Impacts of meso-scale watershed development in Andhra Pradesh India and their implications for designing and implementing improved WSD policies and programs

Watershed Development (WSD) programs in rain fed dry land agriculture in India have been introduced to ensure the sustainability of the surface and groundwater resources, and to improve the livelihoods of farmers. These programs have been applied at the micro-catchment or village level (up to 500 hectares).

While there has been some evaluation of these programs, the question remains on the level of return in relation to investment at meso-basin levels (around 5000 hectares). Water retention or groundwater pumping in one locality may negatively affect access to water or water management, generally at a larger scale, but this may be difficult to detect at a micro level. Similar issues occur in Australia, albeit at a different geographical scale, where changes in climate and a realisation that water may have been over-allocated have challenged researchers trying to gain positive economic, social and equity outcomes, particularly in irrigation areas.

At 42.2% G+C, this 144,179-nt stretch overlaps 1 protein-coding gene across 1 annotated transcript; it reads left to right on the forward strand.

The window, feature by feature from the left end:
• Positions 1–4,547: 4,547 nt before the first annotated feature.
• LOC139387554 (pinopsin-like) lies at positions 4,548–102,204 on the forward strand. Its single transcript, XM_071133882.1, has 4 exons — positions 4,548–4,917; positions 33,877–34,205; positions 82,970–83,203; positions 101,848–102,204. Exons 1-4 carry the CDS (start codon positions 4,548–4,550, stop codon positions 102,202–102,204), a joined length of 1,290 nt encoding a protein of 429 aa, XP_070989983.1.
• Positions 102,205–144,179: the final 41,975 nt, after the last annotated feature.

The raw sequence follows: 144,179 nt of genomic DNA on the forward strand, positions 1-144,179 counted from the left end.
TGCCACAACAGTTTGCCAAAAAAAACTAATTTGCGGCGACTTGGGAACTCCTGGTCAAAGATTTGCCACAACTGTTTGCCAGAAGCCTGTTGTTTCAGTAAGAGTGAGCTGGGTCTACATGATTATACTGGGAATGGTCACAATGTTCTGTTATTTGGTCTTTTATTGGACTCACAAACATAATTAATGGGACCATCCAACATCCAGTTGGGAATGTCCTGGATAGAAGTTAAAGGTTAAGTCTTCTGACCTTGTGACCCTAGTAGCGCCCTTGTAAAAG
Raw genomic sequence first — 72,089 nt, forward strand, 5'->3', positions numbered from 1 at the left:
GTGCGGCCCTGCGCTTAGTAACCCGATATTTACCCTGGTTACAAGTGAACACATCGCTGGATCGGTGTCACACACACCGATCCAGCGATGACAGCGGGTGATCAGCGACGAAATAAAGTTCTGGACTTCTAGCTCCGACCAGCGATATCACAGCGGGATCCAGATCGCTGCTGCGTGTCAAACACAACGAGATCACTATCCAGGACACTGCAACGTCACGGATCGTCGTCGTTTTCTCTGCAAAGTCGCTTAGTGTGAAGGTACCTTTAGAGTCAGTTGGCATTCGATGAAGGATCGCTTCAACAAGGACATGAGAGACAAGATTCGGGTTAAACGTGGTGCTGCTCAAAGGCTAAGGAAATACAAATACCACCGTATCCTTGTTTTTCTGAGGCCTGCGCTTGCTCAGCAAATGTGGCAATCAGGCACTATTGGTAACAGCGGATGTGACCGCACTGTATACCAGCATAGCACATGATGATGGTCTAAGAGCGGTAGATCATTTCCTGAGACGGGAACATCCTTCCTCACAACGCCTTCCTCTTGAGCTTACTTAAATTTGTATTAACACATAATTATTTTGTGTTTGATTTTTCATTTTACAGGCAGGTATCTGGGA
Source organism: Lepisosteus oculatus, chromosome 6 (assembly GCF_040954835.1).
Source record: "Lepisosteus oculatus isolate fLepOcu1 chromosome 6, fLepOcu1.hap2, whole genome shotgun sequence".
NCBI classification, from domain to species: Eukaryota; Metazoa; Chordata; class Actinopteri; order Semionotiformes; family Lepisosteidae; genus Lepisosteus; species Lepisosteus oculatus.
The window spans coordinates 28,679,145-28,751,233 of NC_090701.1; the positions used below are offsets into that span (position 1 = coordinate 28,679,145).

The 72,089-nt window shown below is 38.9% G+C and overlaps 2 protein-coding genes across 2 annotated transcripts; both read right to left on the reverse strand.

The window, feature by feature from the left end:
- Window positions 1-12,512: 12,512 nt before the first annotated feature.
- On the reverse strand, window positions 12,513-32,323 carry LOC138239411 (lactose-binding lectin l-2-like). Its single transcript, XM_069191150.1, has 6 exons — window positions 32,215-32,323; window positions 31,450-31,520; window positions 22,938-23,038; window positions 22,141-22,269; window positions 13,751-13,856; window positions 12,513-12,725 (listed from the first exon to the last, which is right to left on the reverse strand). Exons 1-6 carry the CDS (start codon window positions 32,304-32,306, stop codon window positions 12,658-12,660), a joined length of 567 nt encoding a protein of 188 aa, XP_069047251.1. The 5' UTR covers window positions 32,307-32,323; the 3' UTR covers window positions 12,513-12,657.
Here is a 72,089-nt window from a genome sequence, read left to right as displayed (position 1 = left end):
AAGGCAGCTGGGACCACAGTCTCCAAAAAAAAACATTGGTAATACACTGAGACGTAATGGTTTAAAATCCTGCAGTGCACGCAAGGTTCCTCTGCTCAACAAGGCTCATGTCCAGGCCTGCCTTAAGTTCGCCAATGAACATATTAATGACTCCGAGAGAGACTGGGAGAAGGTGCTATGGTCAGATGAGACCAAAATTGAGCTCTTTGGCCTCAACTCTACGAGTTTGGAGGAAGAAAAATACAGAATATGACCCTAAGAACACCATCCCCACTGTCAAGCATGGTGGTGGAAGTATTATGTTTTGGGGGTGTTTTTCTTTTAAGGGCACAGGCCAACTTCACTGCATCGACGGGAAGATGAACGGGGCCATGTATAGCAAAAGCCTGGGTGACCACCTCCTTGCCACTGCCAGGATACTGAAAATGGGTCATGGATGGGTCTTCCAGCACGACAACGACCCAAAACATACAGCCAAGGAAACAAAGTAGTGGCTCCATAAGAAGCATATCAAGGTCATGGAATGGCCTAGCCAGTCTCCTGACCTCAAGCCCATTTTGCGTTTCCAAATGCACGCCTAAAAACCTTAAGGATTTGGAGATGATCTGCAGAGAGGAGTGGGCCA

This project aims to quantify the aggregated impact of watershed interventions on hydrology within and across watersheds at meso-scale, to develop and apply integrated models to assess cost effectiveness and water-related equity outcomes of stakeholder defined watershed development scenarios, and to integrate and (through partners) apply the knowledge arising from the project at local, state and national policy levels.

Updated:  24 March 2017/Responsible Officer:  Director Fenner School/Page Contact:  Webmaster Fenner School